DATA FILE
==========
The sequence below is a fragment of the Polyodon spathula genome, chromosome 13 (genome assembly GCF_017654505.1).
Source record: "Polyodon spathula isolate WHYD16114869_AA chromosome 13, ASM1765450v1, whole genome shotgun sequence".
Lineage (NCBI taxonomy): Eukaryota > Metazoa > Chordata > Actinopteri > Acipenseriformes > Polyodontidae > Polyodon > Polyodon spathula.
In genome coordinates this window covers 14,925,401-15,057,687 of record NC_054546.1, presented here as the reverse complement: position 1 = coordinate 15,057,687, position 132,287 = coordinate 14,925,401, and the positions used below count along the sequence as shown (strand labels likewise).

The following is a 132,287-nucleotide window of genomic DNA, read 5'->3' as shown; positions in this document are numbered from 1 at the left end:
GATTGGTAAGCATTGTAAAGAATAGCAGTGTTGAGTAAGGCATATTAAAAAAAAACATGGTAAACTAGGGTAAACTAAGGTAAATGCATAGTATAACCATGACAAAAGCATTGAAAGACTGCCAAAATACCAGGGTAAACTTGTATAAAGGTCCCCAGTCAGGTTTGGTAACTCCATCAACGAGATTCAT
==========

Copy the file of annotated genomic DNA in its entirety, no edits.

The sequence below is a fragment of the Polyodon spathula genome, chromosome 13 (genome assembly GCF_017654505.1).
Source record: "Polyodon spathula isolate WHYD16114869_AA chromosome 13, ASM1765450v1, whole genome shotgun sequence".
Lineage (NCBI taxonomy): Eukaryota > Metazoa > Chordata > Actinopteri > Acipenseriformes > Polyodontidae > Polyodon > Polyodon spathula.
In genome coordinates this window covers 14,925,401-15,057,687 of record NC_054546.1, presented here as the reverse complement: position 1 = coordinate 15,057,687, position 132,287 = coordinate 14,925,401, and the positions used below count along the sequence as shown (strand labels likewise).

The following is a 132,287-nucleotide window of genomic DNA, read 5'->3' as shown; positions in this document are numbered from 1 at the left end:
GATTGGTAAGCATTGTAAAGAATAGCAGTGTTGAGTAAGGCATATTAAAAAAAAACATGGTAAACTAGGGTAAACTAAGGTAAATGCATAGTATAACCATGACAAAAGCATTGAAAGACTGCCAAAATACCAGGGTAAACTTGTATAAAGGTCCCCAGTCAGGTTTGGTAACTCCATCAACGAGATTCAT